County approves plans to improve Ditch 12WORTHINGTON — As part of their lengthy agenda of items to cover Tuesday, Nobles County Commissioners did approve plans for minor alterations to be made to Nobles County Ditch 12, which flows through the city of Worthington, crosses under Interstate 90, winds around the Travelodge and passes under U.S. 59, just south of 27th Street.
By: Julie Buntjer, Worthington Daily Globe
WORTHINGTON — As part of their lengthy agenda of items to cover Tuesday, Nobles County Commissioners did approve plans for minor alterations to be made to Nobles County Ditch 12, which flows through the city of Worthington, crosses under Interstate 90, winds around the Travelodge and passes under U.S. 59, just south of 27th Street.
The nearly $5 million construction project, which is anticipated to take place by mid-summer, will result in the closure of U.S. 59 for an extended period of time, according to Worthington City Engineer Dwayne Haffield. Perhaps most affected are those who make frequent trips between the city and the Prairie Justice Center, as well as those who need to access businesses along U.S. 59, north of 27th Street, and travelers destined for the city.
“It’s not going to be a minor closure,” Haffield said. “It’s not going to be just a quick thing.”
He said traffic coming from the north will likely be detoured on County State Aid Highway 14, then east to Minnesota 60 and south into the city limits.
“We may have to work with Worthington Township for local traffic access into Worthington,” added Nobles County Public Works Director Stephen Schnieder.
With at least another month before the city begins advertising for bids on the estimated $3.3 million project, there is ample time to work out those details.
Bill Douglass, a water resources engineer from Bolton & Menk Inc., joined Haffield and Schnieder to present the proposed changes to County Ditch 12, which are hoped to alleviate some of the flooding issues within the city limits.
Plans are to widen the ditch to 50 feet wide on the north side of the Travelodge, which will create a linear pond for water storage. An existing concrete culvert under U.S. 59 will be replaced with an 8- by 8-foot primary culvert leading to a 6- by 4-foot secondary culvert.
“We will be putting in two dry detention basins,” Douglass explained. “We’d love to put in wet ones, but they’re too close to the airport.”
Wetlands in close proximity to the airport can cause too many problems because of the potential for geese to take up residence in the ponds and impact flights arriving or leaving the airport.
The dry detention ponds include a 4.3 acre pond on the north side of the ditch and a 4.6 acre pond on the south side. The south pond will slow water coming into the ditch to alleviate increased flows downstream, Douglass said.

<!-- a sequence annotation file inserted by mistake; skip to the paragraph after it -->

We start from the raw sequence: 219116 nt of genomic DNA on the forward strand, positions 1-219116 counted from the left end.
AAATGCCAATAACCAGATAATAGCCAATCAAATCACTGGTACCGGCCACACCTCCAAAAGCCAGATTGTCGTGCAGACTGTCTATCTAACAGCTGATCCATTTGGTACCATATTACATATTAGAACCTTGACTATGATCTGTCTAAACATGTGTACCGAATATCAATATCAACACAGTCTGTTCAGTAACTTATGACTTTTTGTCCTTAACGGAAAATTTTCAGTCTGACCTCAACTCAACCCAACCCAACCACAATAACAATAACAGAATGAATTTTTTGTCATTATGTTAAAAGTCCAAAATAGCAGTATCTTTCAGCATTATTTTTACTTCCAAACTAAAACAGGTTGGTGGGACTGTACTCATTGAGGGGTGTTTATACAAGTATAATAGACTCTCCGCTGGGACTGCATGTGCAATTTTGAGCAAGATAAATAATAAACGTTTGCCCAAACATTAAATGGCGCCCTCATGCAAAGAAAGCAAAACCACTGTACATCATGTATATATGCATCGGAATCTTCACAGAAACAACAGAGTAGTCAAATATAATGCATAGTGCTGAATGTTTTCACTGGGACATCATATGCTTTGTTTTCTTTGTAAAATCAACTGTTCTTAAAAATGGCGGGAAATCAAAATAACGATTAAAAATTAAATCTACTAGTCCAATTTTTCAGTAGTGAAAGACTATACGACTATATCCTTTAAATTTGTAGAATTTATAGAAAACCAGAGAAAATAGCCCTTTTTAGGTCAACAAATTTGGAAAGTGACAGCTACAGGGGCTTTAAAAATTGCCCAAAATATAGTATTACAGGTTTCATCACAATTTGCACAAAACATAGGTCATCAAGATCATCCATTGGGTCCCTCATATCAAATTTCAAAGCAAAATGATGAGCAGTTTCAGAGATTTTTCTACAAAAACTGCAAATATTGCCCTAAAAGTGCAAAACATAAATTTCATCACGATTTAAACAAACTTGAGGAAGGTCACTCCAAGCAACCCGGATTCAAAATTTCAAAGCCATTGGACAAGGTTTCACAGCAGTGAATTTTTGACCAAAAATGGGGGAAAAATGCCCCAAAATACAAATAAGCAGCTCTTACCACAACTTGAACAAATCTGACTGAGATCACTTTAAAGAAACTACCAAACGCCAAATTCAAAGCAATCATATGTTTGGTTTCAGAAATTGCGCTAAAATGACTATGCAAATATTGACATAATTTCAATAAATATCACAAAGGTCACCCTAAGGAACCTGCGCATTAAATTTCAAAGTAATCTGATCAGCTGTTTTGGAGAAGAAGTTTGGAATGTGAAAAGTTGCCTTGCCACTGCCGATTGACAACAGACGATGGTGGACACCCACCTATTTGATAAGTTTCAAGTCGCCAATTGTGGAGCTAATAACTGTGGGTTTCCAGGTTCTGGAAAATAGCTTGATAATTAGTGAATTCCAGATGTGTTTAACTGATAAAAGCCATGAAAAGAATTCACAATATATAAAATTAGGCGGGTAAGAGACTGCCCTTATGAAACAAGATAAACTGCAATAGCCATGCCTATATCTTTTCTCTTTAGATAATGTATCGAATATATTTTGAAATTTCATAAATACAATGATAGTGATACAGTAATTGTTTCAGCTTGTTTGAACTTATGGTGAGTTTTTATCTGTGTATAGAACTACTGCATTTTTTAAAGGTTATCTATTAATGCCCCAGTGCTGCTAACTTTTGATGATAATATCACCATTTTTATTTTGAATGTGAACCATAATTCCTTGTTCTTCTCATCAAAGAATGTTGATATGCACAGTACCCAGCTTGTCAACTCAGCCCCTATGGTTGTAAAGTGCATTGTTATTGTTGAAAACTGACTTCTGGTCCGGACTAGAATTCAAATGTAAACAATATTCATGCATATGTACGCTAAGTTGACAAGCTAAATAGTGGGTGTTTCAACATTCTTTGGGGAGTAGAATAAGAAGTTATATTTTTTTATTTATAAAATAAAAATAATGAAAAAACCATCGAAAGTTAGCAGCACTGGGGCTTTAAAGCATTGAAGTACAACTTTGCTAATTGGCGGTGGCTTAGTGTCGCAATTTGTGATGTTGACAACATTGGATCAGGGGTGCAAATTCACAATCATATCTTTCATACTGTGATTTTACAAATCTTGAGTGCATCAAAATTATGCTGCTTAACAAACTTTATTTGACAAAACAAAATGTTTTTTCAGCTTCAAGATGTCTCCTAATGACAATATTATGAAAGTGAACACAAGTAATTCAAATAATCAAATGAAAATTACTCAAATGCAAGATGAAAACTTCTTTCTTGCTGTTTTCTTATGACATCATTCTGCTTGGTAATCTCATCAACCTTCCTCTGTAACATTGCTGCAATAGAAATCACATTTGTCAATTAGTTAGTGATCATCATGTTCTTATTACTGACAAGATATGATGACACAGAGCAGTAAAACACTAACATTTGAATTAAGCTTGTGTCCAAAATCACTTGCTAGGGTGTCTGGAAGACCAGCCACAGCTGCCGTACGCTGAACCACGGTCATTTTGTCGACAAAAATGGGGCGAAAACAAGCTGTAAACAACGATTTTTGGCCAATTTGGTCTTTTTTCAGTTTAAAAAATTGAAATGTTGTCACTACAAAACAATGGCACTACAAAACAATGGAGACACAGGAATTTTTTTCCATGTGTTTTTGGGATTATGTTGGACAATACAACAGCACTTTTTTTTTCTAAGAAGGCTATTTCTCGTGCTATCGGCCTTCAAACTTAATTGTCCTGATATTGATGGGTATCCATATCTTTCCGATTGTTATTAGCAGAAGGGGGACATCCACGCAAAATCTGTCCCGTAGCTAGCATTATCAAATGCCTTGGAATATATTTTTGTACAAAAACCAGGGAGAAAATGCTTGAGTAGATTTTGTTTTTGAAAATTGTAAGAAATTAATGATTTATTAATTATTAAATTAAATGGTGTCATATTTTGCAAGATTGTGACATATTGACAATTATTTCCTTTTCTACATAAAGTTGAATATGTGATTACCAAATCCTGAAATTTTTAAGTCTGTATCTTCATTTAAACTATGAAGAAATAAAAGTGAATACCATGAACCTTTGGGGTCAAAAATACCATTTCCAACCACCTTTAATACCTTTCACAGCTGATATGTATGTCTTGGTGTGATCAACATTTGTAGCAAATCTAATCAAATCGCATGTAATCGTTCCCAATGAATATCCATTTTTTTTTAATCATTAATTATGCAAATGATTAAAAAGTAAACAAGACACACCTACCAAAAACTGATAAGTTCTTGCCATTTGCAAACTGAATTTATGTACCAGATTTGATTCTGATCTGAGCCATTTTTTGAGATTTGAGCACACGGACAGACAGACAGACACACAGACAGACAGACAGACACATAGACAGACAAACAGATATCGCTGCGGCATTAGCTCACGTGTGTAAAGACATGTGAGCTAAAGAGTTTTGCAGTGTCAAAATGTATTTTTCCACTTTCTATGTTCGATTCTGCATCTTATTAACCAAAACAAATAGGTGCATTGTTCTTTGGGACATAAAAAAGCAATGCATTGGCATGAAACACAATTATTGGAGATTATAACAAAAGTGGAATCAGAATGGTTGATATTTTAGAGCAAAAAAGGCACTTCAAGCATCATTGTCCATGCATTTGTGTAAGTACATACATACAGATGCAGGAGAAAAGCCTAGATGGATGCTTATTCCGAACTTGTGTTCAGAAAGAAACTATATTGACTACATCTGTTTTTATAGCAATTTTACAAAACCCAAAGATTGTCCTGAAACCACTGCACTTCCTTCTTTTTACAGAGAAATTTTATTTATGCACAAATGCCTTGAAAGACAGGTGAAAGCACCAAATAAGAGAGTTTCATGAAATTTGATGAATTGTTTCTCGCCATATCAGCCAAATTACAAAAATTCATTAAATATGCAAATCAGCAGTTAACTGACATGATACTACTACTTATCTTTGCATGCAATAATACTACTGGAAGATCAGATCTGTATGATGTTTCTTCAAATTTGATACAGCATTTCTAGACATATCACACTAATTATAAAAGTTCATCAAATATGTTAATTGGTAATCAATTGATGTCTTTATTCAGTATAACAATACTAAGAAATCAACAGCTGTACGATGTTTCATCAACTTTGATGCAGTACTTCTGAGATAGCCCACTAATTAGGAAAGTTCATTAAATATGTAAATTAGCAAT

“It’s the city’s intention to develop this in the industrial park, so these will be designed as retention ponds,” he added.
The dry ponds will be constructed with an underdrain system that will take water away slowly.
“We want to use it as a water quality treatment (method). The water has to filter through the ground and into the underground system,” said Douglass. “It will alleviate debris clogging up the culvert and settle out the sediment so it doesn’t go into Heron Lake.”
Douglass said the project won’t solve all of the flooding problems, adding that there will still be some issues upstream to be addressed.
“This does not harm you, but it won’t alleviate your current situation,” he added. “This is the first step — you need to start downstream and correct before you can move upstream.”
Haffield said this summer’s project is the first step in implementing a long-term plan that will hopefully reduce flooding in the city.
“We started out doing flood mitigation and flood reduction,” he said. “The city has been looking at Ditch 12 as a tough problem for a long time.”
The city has received a $3.3 million TED (Transportation for Economic Development) grant to put toward the project, which was estimated at nearly $5 million. Haffield said the remaining $1.7 million would have to be covered by the city of Worthington, but added that some changes are being made to the plan to further reduce the cost of the project.
While the board approved plans for the ditch modifications, Commissioner Marv Zylstra asked Douglass that they be “sensitive to those residents upstream and how, sometimes, they’re affected.”